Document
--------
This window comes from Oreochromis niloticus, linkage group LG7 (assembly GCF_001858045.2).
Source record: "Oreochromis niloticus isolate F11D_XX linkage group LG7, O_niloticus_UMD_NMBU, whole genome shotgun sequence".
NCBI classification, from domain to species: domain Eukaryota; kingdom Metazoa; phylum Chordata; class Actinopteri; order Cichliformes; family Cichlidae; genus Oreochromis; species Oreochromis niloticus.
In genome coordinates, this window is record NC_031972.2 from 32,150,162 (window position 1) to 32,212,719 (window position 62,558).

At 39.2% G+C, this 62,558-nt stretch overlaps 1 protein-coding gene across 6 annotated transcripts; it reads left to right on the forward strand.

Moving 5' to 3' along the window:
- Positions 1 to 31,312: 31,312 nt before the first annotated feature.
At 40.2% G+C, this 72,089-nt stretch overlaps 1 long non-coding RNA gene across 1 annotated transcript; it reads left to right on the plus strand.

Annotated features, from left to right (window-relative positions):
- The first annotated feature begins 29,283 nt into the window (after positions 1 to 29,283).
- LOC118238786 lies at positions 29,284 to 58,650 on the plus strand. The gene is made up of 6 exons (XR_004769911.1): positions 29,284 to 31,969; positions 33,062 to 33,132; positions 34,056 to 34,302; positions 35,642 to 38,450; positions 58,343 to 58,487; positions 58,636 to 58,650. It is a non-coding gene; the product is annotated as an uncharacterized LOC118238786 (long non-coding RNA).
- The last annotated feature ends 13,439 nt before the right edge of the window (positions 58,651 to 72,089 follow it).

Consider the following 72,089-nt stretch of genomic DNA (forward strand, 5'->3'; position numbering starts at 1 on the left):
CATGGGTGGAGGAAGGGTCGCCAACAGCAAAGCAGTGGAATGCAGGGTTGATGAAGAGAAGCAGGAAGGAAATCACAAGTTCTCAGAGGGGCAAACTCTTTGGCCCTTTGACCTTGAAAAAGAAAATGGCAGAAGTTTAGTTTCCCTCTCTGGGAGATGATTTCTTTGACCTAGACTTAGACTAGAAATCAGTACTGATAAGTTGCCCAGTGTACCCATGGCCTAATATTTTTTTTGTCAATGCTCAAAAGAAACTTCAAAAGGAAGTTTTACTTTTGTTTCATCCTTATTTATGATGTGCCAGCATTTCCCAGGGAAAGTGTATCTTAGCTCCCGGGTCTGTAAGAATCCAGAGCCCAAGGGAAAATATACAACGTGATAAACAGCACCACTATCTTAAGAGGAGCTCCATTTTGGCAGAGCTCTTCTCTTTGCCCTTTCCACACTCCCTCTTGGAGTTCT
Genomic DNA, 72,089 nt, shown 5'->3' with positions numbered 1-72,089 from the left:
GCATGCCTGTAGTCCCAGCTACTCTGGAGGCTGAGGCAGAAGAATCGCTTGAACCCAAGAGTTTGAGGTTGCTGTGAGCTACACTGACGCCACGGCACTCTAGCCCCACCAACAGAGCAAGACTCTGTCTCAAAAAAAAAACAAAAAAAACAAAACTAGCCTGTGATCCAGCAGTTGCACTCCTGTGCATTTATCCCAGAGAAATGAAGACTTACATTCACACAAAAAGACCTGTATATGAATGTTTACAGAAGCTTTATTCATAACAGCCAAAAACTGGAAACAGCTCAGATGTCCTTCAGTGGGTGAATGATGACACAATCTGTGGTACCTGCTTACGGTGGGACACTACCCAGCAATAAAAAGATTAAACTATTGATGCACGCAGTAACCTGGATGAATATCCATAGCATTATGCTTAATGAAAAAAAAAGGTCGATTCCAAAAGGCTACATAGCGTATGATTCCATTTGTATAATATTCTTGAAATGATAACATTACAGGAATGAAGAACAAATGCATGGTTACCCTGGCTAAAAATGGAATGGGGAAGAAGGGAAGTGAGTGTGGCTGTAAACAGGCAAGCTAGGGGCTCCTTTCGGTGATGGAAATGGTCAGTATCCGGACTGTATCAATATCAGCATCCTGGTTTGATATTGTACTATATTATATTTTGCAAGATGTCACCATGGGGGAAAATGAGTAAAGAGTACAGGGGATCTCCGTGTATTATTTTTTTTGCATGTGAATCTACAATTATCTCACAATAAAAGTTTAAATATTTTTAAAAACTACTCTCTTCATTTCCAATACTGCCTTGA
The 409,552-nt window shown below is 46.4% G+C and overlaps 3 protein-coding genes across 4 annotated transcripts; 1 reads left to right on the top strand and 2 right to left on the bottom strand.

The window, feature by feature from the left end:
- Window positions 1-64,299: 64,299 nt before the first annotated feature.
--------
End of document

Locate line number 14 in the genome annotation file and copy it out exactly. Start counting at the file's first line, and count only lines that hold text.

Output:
CATGGGTGGAGGAAGGGTCGCCAACAGCAAAGCAGTGGAATGCAGGGTTGATGAAGAGAAGCAGGAAGGAAATCACAAGTTCTCAGAGGGGCAAACTCTTTGGCCCTTTGACCTTGAAAAAGAAAATGGCAGAAGTTTAGTTTCCCTCTCTGGGAGATGATTTCTTTGACCTAGACTTAGACTAGAAATCAGTACTGATAAGTTGCCCAGTGTACCCATGGCCTAATATTTTTTTTGTCAATGCTCAAAAGAAACTTCAAAAGGAAGTTTTACTTTTGTTTCATCCTTATTTATGATGTGCCAGCATTTCCCAGGGAAAGTGTATCTTAGCTCCCGGGTCTGTAAGAATCCAGAGCCCAAGGGAAAATATACAACGTGATAAACAGCACCACTATCTTAAGAGGAGCTCCATTTTGGCAGAGCTCTTCTCTTTGCCCTTTCCACACTCCCTCTTGGAGTTCT